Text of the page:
PAGE: Well, he knows how to handle his publicity and information propaganda with his own people there. That’s his primary concern.
MCLAUGHLIN: He fears a coup and is enlarging his palace guard.
PAGE: But that doesn’t mean a coup is inevitable, though, or he’s even under a threat --
MCLAUGHLIN: Well, what in life is inevitable?
PAGE: He’s just paranoid.
MCLAUGHLIN: What in life is inevitable?
PAGE: No, he’s paranoid, though, all the time, you know, whether or not there’s an actual coup threat or not. So, I would not depend on there being a coup threat right now.
MCLAUGHLIN: You’re accusing him of paranoia?
PAGE: Yes. I’m diagnosing him.
MCLAUGHLIN: You better watch your step.
PAGE: No, it’s typical. Every autocrat is paranoid, because they can be overthrown like anybody else.
MCLAUGHLIN: You’re not becoming a problem for him, are you, Putin?
PAGE: Who becoming a problem?
PAGE: Me a problem for Putin? I hope so.
MCLAUGHLIN: Issue Three: State of the Two-State Solution.
(BEGIN VIDEO CLIP)
JOSEPH BIDEN, VICE PRESIDENT OF THE UNITED STATES: I firmly that the actions that Israel’s government has taken over the past several years, the steady and systematic expansion of settlements, the legalization of outposts, land seizures, they’re moving us and more importantly, they’re moving Israel in the wrong direction. They’re moving us toward a one-state reality, and that reality is dangerous.
MCLAUGHLIN (voice-over): Speaking to the liberal pro-Israel J Street Group this week, Vice President Biden criticized Israeli Prime Minister Benjamin Netanyahu. The prime minister, Mr. Biden said, is damaging peace efforts with the Palestinian people. And while the vice president condemned Palestinian terrorism, his sharp words on Israeli settlement, construction in the West Bank raised some eyebrows in Washington and Tel Aviv.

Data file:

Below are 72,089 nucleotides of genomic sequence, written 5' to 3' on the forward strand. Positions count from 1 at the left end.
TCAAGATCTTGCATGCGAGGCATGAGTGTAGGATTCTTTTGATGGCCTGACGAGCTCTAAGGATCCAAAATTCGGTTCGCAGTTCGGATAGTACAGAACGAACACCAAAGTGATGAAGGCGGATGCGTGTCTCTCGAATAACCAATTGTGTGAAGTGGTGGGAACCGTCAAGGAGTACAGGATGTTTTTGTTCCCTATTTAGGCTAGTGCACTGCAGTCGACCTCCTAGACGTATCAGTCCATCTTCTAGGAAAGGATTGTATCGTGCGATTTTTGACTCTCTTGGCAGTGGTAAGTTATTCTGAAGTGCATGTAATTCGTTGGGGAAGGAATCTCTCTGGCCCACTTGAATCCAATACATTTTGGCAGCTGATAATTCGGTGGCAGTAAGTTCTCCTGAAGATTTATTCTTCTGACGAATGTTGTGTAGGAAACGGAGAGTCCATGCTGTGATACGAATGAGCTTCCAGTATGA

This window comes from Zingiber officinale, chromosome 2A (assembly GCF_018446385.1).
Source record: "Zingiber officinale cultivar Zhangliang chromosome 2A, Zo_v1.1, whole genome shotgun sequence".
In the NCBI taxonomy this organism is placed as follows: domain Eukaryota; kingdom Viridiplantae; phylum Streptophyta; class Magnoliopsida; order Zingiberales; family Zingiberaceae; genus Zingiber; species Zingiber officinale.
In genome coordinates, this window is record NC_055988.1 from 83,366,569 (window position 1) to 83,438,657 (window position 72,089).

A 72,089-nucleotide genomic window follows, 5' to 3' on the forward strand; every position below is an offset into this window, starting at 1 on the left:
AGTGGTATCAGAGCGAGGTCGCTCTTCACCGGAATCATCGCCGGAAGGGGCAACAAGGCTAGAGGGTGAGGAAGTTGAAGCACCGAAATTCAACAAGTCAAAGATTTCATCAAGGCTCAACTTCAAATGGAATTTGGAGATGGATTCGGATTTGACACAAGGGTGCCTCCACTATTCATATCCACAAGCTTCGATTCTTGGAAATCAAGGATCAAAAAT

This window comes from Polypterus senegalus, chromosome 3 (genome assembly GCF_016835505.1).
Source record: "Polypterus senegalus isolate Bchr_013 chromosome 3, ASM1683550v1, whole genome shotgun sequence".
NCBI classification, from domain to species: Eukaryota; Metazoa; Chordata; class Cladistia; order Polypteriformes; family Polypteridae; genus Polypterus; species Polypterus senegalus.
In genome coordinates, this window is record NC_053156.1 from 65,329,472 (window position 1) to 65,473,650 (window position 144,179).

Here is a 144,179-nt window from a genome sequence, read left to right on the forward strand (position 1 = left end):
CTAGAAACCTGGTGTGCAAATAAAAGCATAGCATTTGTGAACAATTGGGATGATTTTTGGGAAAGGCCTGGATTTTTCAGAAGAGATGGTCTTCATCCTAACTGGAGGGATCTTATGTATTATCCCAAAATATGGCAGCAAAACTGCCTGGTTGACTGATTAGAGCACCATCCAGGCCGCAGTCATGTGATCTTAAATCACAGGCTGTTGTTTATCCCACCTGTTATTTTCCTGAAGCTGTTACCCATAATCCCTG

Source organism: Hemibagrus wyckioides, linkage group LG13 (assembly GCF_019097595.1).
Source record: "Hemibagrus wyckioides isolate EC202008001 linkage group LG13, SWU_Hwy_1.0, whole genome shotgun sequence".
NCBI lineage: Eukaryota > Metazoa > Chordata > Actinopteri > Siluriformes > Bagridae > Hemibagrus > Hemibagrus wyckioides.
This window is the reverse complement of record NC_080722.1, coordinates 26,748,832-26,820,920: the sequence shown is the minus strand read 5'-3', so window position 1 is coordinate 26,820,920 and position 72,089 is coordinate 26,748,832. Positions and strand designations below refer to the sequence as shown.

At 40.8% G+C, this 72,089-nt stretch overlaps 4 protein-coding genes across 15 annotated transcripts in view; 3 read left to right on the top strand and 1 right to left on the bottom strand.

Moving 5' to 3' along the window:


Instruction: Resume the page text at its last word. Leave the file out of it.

That’s because, as THE MCLAUGHLIN GROUP noted on January 22nd, Israel relies heavily on U.S. diplomatic support. Still, note this, in his own speech to J Street, Secretary of State John Kerry promised the U.S. would not give up on a two-state solution.
(END VIDEO CLIP)
MCLAUGHLIN: Are Joe Biden and John Kerry right or wrong?
Let’s try that on you, Clarence?
PAGE: Well, I think the two-state solution is kind of -- it’s not comatose, but it’s in suspended animation right now. We haven’t seen Netanyahu -- so much displeasure with the status quo, for all this talk about moving and making progress. President Obama has laid off in criticizing it. But now, you see Joe Biden being very public and up front about it, in the last year of the Obama administration.
And we hope that there might be more of a dialogue on this, at least to set the things up for the next administration.
MCLAUGHLIN: So, he’s damaged prospects for the two-state solution?
PAGE: Yes, the prospects are damaged anyway, though, as far as I can see.
CLIFT: Yes, I mean, there’s some speculation that the administration might put forward some plan by the end of the year, that would be sort of a token effort. But I think what you’re seeing is a generational split in the Jewish community. And younger people are more willing to criticize Netanyahu and you saw Bernie Sanders, the Democratic candidate, kind of playing into that in the New York primary, of all places.
And politically, you know, a couple of years ago, that would have been unthinkable. So, there is kind of a willingness to kind of put some pressure on Netanyahu from American Jews.
BUCHANAN: But I think that’s irrelevant, because, look, Bibi Netanyahu didn’t want to get out of Gaza. He’s been building settlements -- every year, new settlements in the West Bank. There’s 650,000 Israelis in East Jerusalem and on the West Bank. He has said this past week that he -- we’re never going to give up the Golan Heights. They belong to us now.
And I think Kerry tried this for 18 months, made a heroic effort, got nowhere. I think it’s a waste of our time, really, to try to push Bibi Netanyahu in this direction. But there’s no doubt what Eleanor says is true, you talk about Americans and especially younger Americans and kids in college, and things, that Israel is no longer the bow ideal of nations it once was.